DVD and Blu-ray extras include deleted scenes and an audio commentary by Jarecki.
Rated PG-13 for some violence, intense action sequences and language
Available on: DVD, Blu-ray and on demand
Joseph Gordon-Levitt is one of the most interesting actors of his generation, and 2012 was a great year for him. Levitt got plenty of exposure thanks to key roles in “Looper,” “The Dark Knight Rises,” “Lincoln” and the lightweight-but-nimble thriller “Premium Rush.” In that film, Levitt plays Wilee, a New York City bicycle messenger who turned his back on more lucrative careers because he loves to ride. Most of all, he loves speed and the quick decision-making that comes with navigating New York streets.
His blind disregard for safety makes Wilee an excellent – and extremely fast – bike messenger, but it also has his girlfriend, Vanessa (Dania Ramirez), questioning his sanity. She rides, too, but she doesn’t understand Wilee’s desire to deliver messages despite having a solid college education. These domestic concerns fall to the wayside when Wilee picks up a rush package from Vanessa’s roommate (Jamie Chung) and finds himself being tracked by a man (Michael Shannon) desperate to steal the contents.
As simplistic as that plot is, there’s not much more to “Premium Rush.” Levitt spends the entire film riding like a madman in an attempt to prevent the package from being stolen and make sure it lands in the right hands. Co-writer and director David Koepp does a good job with the action sequences, and he is particularly good at showing viewers how Wilee’s mind works when he’s riding at top speed.
Unfortunately, the plot of “Premium Rush” is more than a little light. Basically, it’s a long series of chases. At first, the action is thrilling and unique, but it doesn’t take long for the novelty to wear off.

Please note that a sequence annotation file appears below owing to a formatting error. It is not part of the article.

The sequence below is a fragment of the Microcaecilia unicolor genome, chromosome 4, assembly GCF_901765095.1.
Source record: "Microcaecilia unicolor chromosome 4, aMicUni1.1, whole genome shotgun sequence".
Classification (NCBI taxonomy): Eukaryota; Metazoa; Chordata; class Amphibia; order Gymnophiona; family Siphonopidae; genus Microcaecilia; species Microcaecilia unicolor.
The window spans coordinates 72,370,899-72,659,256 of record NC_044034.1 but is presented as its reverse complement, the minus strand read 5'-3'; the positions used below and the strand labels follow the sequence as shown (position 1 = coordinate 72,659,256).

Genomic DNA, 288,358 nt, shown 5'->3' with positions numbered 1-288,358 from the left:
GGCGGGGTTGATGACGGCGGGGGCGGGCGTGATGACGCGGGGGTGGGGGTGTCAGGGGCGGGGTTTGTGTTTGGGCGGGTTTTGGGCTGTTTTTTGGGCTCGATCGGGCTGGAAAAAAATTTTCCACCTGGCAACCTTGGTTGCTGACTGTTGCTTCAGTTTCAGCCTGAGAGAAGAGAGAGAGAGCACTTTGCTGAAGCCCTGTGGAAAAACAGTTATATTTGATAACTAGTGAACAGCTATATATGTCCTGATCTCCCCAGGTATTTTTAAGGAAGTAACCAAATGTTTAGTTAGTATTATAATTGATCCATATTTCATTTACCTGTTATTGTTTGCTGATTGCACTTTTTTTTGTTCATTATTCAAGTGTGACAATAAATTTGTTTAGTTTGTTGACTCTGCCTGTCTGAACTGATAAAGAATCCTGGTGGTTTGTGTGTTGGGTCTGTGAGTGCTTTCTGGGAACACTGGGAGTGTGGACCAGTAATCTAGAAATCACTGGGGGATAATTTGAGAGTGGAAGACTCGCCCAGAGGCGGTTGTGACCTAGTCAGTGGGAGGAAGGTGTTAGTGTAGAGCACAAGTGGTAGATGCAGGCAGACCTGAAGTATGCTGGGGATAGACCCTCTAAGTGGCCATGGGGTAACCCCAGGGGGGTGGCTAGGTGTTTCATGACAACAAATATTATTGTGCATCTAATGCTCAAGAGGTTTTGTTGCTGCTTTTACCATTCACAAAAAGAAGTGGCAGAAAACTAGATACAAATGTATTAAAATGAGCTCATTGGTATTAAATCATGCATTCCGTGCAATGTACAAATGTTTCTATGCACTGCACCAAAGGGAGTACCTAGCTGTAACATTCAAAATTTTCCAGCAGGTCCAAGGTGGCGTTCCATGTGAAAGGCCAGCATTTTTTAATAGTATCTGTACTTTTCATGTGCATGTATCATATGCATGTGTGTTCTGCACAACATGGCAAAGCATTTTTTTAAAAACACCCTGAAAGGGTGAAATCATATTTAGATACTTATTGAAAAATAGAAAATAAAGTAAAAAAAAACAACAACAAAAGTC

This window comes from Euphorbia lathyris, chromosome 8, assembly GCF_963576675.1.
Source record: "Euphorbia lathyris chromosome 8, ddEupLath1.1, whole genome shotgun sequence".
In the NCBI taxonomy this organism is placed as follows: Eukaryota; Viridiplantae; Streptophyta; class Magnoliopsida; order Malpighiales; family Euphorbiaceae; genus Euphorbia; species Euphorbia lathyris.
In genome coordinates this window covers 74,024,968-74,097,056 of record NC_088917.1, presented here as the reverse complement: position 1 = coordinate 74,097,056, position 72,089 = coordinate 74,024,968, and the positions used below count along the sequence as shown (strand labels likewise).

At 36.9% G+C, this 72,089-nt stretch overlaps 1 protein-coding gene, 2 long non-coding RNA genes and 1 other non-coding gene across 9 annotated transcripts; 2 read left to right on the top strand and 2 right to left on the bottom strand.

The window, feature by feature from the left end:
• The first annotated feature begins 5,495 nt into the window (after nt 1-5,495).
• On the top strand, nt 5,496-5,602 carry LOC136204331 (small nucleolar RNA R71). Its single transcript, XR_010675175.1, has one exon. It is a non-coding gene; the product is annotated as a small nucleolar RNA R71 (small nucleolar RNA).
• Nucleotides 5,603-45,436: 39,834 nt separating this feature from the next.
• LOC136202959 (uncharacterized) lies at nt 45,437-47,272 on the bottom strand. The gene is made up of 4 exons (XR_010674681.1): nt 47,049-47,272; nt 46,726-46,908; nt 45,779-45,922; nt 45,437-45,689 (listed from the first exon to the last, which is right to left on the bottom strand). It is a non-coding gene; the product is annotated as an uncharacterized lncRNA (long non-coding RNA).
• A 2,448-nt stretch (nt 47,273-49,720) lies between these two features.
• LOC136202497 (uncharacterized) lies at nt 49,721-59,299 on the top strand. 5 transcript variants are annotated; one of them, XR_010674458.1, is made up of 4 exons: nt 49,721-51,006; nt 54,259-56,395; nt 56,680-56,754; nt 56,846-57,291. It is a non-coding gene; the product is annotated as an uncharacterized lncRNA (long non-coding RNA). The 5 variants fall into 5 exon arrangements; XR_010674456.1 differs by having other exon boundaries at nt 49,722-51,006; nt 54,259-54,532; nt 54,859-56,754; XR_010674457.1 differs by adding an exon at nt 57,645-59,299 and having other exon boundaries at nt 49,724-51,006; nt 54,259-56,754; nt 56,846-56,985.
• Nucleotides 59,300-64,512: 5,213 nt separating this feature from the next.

DVD and Blu-ray extras include two making-of shorts.
The home video release contains rated and unrated versions of the film. The rated version received a PG-13 for brief strong language and smoking.
Available on: DVD and Blu-ray
For writers, “The Words” has intrinsic appeal because movies don’t often focus on the art of putting words to paper. Alas, the feature fails to live up to its considerable potential.
The structure of the project is complex, featuring a story within a story within a story. This seems appropriate for a picture with literary designs, and the action begins with writer Clay Hammond (Dennis Quaid) reading from his latest novel. The book relates the story of a struggling writer who happens upon a long-lost manuscript and passes the work off as his own. As Hammond reads, viewers are treated to a visualization of the work, with Bradley Cooper playing the manuscript thief, Rory Jansen.
Much of the movie centers on Rory’s inability to live with the intellectual crime he’s committed, and the film journeys into yet another story when Rory has a run in with the man who actually wrote his manuscript (Jeremy Irons). This weathered, old character tells Rory about the inspiration for the book, and this deepens Rory’s guilt.